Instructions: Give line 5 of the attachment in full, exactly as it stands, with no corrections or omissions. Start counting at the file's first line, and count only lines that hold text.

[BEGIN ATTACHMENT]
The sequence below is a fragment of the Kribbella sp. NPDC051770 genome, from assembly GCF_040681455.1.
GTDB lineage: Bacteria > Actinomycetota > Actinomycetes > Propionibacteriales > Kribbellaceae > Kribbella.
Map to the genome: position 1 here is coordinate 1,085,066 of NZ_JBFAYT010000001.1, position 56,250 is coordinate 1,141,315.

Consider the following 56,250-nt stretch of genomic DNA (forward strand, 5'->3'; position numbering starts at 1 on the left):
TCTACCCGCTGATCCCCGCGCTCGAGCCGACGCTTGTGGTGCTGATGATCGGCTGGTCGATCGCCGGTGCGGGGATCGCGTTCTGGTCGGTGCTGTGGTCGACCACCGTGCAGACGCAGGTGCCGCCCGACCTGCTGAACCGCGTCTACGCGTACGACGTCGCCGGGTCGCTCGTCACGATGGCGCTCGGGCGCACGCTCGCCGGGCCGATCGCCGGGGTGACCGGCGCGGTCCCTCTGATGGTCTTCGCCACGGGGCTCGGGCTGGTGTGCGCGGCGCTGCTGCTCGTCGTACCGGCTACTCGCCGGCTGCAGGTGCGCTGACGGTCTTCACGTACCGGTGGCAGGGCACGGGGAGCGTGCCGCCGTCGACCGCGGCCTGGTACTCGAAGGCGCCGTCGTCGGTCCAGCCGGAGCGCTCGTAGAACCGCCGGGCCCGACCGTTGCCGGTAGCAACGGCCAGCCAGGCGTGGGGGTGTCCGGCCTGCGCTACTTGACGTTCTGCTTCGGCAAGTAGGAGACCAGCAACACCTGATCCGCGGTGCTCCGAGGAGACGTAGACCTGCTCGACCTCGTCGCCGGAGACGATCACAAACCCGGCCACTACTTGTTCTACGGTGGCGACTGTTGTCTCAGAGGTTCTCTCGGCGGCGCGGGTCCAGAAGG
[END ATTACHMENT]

TCTACCCGCTGATCCCCGCGCTCGAGCCGACGCTTGTGGTGCTGATGATCGGCTGGTCGATCGCCGGTGCGGGGATCGCGTTCTGGTCGGTGCTGTGGTCGACCACCGTGCAGACGCAGGTGCCGCCCGACCTGCTGAACCGCGTCTACGCGTACGACGTCGCCGGGTCGCTCGTCACGATGGCGCTCGGGCGCACGCTCGCCGGGCCGATCGCCGGGGTGACCGGCGCGGTCCCTCTGATGGTCTTCGCCACGGGGCTCGGGCTGGTGTGCGCGGCGCTGCTGCTCGTCGTACCGGCTACTCGCCGGCTGCAGGTGCGCTGACGGTCTTCACGTACCGGTGGCAGGGCACGGGGAGCGTGCCGCCGTCGACCGCGGCCTGGTACTCGAAGGCGCCGTCGTCGGTCCAGCCGGAGCGCTCGTAGAACCGCCGGGCCCGACCGTTGCCGGTAGCAACGGCCAGCCAGGCGTGGGGGTGTCCGGCCTGCGCTACTTGACGTTCTGCTTCGGCAAGTAGGAGACCAGCAACACCTGATCCGCGGTGCTCCGAGGAGACGTAGACCTGCTCGACCTCGTCGCCGGAGACGATCACAAACCCGGCCACTACTTGTTCTACGGTGGCGACTGTTGTCTCAGAGGTTCTCTCGGCGGCGCGGGTCCAGAAGG